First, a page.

Opposition leaders here and the people especially in the streets of Belgrade are still very wary about one fact, that the army has not yet come out clearly saying on which side they are siding with. And also the long silence of President Milosevic is making many people here very nervous.

On the other side, now that Russia has recognized Vojislav Kostunica as the newly elected president of Yugoslavia, it is really unthinkable at this point that President Milosevic could reverse the situation at least in this country. And I believe that if indeed that that parliament will be able to reach -- the Yugoslav parliament will be able to reach a quorum today, we will see very soon Mr. Kostunica as sworn in as the newly elected president of this country.

And at that point, the army will have to respect, as I said all long, will have to respect he will the people, and once Vojislav Kostunica is sworn in as the Russian president, he also becomes automatically the commander-in-chief of the armed forces and at that point we can expect that the army will come out and clearly side with him.

HARRIS: For those who are just joining us, we're talking right now live with CNN's Belgrade bureau chief Alessio Vinci, who has been covering the story from Yugoslavia, the reaction there amongst the populace there in the wake of the elections, and now it seems as though there may have been a key piece to the puzzle that has in fallen place. Alessio, please stay with us, because we've got a lot of people who are just joining us who've been trying to merge coverage with our other sister networks. Give those who are just joining us the headline. Understanding now there has been a development now with the Russian prime minister.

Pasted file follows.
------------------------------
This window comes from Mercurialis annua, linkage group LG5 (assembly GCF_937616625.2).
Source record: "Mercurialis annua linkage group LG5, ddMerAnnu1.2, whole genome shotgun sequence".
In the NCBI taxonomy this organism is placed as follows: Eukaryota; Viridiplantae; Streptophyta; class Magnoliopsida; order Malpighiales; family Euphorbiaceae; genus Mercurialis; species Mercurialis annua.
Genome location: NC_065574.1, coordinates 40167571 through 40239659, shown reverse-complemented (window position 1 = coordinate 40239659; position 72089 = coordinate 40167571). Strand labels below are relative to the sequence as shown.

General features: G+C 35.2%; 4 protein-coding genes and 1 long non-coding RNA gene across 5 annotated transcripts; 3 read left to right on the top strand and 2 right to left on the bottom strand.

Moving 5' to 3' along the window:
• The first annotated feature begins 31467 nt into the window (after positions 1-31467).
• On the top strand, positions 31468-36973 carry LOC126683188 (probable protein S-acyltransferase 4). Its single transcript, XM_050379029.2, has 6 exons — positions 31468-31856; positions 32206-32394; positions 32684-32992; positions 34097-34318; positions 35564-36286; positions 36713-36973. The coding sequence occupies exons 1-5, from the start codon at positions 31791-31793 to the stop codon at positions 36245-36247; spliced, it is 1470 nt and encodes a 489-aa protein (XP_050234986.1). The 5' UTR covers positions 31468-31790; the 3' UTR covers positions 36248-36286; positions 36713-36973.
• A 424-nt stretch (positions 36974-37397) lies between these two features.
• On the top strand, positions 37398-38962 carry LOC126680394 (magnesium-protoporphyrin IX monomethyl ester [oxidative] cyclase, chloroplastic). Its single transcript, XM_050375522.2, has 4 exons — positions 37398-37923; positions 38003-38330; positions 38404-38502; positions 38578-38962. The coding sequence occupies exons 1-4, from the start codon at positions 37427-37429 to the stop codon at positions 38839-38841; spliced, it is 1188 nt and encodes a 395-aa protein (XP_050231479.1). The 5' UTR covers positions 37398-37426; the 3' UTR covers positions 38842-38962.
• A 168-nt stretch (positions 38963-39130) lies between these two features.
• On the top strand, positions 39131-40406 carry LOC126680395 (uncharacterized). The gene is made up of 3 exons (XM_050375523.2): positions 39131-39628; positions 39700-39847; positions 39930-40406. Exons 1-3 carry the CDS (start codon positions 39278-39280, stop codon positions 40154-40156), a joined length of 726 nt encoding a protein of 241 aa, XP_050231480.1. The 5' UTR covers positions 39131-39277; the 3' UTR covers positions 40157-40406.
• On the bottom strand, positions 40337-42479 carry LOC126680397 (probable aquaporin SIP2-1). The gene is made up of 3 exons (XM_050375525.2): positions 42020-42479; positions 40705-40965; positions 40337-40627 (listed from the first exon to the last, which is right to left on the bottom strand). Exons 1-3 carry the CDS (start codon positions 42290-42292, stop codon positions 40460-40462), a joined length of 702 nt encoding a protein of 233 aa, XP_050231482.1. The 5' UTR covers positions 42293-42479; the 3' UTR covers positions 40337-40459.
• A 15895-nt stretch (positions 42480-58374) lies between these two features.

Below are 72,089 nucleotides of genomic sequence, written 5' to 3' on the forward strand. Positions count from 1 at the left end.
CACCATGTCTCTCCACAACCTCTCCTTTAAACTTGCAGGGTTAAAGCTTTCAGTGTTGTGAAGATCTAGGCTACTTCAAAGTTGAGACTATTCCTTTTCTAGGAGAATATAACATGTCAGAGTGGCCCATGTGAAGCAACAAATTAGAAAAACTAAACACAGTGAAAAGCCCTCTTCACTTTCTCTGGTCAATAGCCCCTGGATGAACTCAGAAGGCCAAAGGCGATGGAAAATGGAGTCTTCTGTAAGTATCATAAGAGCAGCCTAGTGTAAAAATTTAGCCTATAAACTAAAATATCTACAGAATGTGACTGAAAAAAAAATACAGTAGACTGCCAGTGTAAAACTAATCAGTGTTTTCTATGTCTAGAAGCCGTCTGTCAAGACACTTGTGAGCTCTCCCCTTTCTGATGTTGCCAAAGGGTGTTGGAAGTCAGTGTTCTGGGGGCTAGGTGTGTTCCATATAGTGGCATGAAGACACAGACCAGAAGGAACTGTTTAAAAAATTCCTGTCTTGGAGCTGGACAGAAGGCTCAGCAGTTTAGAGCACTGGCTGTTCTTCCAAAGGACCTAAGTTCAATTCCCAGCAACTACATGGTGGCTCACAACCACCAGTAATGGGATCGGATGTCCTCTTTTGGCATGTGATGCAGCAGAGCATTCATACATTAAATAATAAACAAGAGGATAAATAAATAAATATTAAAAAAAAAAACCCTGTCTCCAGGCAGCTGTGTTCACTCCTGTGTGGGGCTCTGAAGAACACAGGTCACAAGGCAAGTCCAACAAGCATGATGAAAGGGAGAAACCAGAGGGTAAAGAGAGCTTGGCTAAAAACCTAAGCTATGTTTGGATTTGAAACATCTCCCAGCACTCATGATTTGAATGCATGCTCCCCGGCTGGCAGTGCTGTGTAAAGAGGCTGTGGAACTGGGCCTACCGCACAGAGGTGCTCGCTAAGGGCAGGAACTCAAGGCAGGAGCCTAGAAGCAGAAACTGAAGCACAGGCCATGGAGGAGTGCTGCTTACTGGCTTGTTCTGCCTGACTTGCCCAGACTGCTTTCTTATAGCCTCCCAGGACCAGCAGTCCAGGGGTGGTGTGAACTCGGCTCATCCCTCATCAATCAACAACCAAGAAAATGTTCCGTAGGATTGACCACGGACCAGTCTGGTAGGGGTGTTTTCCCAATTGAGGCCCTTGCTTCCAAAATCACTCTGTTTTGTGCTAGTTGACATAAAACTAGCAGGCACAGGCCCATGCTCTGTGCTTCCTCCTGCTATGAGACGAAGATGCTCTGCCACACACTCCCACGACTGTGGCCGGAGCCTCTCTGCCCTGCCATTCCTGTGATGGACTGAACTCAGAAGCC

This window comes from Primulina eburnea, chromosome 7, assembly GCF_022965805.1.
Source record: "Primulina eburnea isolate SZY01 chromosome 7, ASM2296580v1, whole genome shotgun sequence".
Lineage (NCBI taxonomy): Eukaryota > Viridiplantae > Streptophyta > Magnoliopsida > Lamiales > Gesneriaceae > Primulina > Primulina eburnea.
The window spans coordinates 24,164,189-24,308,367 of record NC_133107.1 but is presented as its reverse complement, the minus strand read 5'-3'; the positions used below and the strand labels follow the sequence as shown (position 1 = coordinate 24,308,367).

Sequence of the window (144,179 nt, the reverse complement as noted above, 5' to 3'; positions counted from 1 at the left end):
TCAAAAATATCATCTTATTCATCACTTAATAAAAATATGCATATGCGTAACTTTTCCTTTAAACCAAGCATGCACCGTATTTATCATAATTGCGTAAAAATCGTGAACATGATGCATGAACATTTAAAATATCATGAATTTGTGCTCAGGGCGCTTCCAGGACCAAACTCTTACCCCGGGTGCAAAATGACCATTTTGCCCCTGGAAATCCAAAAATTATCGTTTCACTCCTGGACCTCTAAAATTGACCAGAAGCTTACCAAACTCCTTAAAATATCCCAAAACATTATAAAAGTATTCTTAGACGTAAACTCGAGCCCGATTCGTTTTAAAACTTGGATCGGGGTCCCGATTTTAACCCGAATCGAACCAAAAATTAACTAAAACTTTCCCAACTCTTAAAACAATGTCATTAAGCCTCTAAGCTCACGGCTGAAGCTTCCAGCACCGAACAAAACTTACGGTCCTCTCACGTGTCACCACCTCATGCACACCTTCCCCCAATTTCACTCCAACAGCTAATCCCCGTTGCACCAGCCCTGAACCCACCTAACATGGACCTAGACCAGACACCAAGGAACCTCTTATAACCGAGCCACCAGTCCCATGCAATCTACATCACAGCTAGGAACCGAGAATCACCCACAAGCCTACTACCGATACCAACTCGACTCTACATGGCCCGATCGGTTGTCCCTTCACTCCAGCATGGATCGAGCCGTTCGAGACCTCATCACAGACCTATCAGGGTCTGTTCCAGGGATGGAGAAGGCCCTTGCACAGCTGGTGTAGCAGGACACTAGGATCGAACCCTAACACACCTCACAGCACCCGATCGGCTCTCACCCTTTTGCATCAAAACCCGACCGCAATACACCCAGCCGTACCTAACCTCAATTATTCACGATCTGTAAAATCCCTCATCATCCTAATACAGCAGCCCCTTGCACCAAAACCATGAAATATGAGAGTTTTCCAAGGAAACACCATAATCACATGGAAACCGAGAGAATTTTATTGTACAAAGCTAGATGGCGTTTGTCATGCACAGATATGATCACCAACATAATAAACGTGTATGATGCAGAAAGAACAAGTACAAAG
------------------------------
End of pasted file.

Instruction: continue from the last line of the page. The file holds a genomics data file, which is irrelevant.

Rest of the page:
Alessio, do -- Alessio, can you here us still?

VINCI: Sorry, Leon, go ahead please.

HARRIS: I'm sorry for that, and we apologize, we have some minor technical difficulties here, but we have a lot of people who are just joining us because we are trying to merge our coverage. Can you give our listeners and viewers now another view, another look at the headline this morning and the news that has developed now with the Russians?

VINCI: Yes, Leon. What happened is that the meeting between Vojislav Kostunica, the opposition leader, and Igor Ivanov, the Russian foreign minister, has just ended. Mr. Ivanov came out, spoke to reporters, and he said he brought a message from Russian President Vladimir Putin congratulating Vojislav Kostunica as the newly elected president of the Yugoslav Federation.

That is a dramatic change, shift in the position that Russia has taken all along towards Yugoslavia in the last few weeks, especially after the end of the presidential election. Vladimir Putin, the Russian president, congratulating Vojislav Kostunica as the newly elected president of Yugoslavia.

HARRIS: Alessio Vinci reporting live this morning from Belgrade. Nice work. Standby there, Alessio, we will get back to you in just a moment.